New surgeon general approved despite remarks on guns, contraception

Surgeon general's office has been a powerful bully pulpit, for those willing to use it

Overruling the objections of gun-rights advocates, the U.S. Senate on Monday confirmed Dr. Vivek Murthy, a British-born, American-educated internal medicine specialist, to become the 19th surgeon general of the United States.

The 51-43 vote makes Murthy, a 37-year-old graduate of Harvard University and Yale University Medical School, the third-youngest physician to lead the U.S. Public Health Service's 6,800 commissioned officers.

Murthy founded Doctors for America, a national physicians group that worked to pass the Affordable Healthcare Act, and has worked to promote HIV/AIDS education both in the United States and India. At Brigham & Womens Hospital in Boston, his research has focused on improving the quality of clinical trials, and expanding the participation of women and minorities in biomedical research. 

He has declared obesity "the defining public health challenge of our time," and, more controversially, supported an assault weapons ban and asserted that "guns are a healthcare issue."

The latter position, tweeted by Murthy in October 2012, drew condemnation from conservatives in Congress, whose grumbling prompted Senate Democrats to delay action on his nomination until after the November elections. As a result, the nation's top doctor's office has remained empty for 17 months.

"Tired of politicians playing politics w/ guns, putting lives at risk b/c they're scared of NRA. Guns are a health care issue," Dr. Murthy tweeted on Oct. 12, 2012.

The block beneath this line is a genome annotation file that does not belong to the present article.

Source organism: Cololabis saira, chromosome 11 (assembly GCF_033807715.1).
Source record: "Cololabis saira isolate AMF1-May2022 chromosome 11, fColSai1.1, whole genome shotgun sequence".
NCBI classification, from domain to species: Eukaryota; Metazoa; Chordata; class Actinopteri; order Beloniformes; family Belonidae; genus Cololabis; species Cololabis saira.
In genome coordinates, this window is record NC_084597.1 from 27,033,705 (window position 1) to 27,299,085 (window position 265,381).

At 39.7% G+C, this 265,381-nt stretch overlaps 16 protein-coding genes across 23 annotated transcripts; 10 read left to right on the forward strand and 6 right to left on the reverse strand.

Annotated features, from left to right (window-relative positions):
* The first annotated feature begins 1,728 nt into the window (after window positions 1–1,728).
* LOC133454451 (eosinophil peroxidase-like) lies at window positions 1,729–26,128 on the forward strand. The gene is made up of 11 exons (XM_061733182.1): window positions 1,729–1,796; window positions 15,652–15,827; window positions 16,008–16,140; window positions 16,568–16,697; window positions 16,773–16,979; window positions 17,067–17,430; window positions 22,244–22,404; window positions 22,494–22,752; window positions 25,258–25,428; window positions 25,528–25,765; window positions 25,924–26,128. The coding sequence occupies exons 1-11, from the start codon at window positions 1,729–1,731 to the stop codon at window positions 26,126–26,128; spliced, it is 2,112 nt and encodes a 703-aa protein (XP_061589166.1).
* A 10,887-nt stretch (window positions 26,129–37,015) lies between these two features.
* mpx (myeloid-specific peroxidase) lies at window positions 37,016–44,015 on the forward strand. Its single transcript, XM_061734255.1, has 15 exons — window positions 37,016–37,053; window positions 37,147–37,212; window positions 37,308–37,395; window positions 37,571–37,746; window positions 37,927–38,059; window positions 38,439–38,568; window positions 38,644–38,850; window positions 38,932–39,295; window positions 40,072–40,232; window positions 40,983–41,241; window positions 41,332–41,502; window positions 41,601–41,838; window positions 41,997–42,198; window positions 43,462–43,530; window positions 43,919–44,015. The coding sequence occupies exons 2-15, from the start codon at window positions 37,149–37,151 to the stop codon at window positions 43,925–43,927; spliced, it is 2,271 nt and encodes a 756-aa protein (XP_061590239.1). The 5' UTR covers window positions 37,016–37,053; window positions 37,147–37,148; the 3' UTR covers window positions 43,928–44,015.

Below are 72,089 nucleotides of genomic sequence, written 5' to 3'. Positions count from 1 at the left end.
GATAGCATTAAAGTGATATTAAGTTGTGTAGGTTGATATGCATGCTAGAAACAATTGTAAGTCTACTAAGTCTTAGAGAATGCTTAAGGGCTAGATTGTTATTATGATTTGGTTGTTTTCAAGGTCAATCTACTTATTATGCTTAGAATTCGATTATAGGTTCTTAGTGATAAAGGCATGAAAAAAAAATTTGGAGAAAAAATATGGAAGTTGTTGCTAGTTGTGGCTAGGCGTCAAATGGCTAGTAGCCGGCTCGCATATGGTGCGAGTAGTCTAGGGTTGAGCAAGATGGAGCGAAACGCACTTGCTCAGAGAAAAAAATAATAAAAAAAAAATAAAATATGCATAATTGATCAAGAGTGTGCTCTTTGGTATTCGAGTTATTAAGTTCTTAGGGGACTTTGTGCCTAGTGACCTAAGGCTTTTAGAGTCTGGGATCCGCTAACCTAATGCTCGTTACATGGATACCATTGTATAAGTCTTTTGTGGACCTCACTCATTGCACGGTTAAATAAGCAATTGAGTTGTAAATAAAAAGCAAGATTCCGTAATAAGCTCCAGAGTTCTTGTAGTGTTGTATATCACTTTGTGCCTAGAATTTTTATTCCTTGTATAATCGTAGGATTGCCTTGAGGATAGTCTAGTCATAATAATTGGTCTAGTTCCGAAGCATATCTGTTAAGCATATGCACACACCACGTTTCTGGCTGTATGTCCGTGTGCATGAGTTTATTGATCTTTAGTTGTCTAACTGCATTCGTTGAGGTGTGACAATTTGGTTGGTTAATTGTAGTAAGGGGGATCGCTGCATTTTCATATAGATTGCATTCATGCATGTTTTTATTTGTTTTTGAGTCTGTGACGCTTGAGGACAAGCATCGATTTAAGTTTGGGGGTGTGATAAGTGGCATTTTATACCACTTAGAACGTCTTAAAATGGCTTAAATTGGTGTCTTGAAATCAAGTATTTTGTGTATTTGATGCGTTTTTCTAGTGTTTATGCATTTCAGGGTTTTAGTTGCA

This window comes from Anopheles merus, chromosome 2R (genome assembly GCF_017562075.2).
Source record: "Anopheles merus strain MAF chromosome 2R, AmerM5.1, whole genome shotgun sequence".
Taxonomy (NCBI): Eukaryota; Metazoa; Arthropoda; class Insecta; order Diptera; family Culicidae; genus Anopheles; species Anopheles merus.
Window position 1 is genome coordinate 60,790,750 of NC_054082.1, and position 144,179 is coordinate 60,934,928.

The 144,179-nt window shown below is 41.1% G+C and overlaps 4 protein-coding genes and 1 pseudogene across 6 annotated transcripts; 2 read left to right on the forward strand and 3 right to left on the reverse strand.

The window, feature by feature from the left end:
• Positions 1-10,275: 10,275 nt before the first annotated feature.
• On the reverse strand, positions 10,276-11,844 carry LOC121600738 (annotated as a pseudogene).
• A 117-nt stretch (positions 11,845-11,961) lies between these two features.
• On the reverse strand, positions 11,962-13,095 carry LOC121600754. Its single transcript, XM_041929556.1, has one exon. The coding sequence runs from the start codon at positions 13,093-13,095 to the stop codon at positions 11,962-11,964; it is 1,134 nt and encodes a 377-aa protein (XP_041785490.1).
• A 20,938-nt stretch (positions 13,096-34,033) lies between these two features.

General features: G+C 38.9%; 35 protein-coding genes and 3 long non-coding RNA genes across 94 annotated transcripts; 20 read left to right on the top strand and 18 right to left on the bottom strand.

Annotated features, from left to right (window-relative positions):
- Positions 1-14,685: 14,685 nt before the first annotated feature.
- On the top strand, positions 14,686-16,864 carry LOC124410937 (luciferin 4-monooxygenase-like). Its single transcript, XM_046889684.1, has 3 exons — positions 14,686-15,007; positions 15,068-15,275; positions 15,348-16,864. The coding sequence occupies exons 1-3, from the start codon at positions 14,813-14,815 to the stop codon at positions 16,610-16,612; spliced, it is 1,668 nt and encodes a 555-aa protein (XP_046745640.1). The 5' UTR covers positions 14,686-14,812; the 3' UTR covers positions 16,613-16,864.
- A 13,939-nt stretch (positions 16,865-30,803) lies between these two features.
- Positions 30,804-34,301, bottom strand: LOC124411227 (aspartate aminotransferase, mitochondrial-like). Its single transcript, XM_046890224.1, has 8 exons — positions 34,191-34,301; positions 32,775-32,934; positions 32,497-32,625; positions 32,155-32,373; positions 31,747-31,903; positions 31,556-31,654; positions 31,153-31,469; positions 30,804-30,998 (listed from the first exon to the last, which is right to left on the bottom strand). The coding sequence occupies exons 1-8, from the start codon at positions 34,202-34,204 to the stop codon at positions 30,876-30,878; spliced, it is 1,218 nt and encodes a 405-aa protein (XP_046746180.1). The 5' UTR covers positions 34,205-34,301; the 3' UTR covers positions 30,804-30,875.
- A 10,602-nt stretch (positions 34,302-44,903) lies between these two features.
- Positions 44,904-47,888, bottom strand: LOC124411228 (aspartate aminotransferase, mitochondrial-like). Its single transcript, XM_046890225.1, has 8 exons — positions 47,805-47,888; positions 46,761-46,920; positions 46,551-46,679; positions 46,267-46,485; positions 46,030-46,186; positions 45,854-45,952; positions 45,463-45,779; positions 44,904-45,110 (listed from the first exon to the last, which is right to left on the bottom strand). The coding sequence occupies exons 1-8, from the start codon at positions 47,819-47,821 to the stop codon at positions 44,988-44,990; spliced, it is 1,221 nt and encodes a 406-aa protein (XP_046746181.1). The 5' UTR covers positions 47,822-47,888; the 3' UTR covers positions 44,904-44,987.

Murthy also drew ire from conservatives for a tweet in which he lauded the Affordable Care Act for giving women "choice and access to contraception," adding, "what's wrong with choice?"

When queried about his position on contraception by Wyoming Republican Sen. Mike Enzi last February, Murthy said it was "informed by science," and added that when women have access to contraception, mothers are healthier.

In Senate confirmation hearings last February, Murthy said that, if confirmed, he would focus on childhood obesity, vaccinating children and driving down tobacco use in the United States. He called disease prevention "an issue I'm deeply passionate about."

In the end, the Senate vote on Murthy proceeded because new Senate rules require only a simple majority of lawmakers to shut down a filibuster over presidential nominations, with the exception of Supreme Court picks.

The American Public Health Assn. on Monday hailed Murthy's confirmation, calling it "a critical step in the right direction that will lead to more positive health outcomes."

Sen. Christopher S. Murphy (D-Conn.) on Monday assailed the "handful of conservative political activists" whose opposition to Murthy left the office of surgeon general empty in the midst of widespread fear over the Ebola virus' spread to the U.S.

"Today’s vote was a proud stand against the fear and confusion propagated by these extreme groups and their allies in Congress," said Murphy. "No one should be surprised that the individuals nominated by President Obama to serve in his administration share many of his views," he added. "The surprise is that some chose to put their political agenda ahead of public safety and public health in blocking Dr. Murthy’s nomination."

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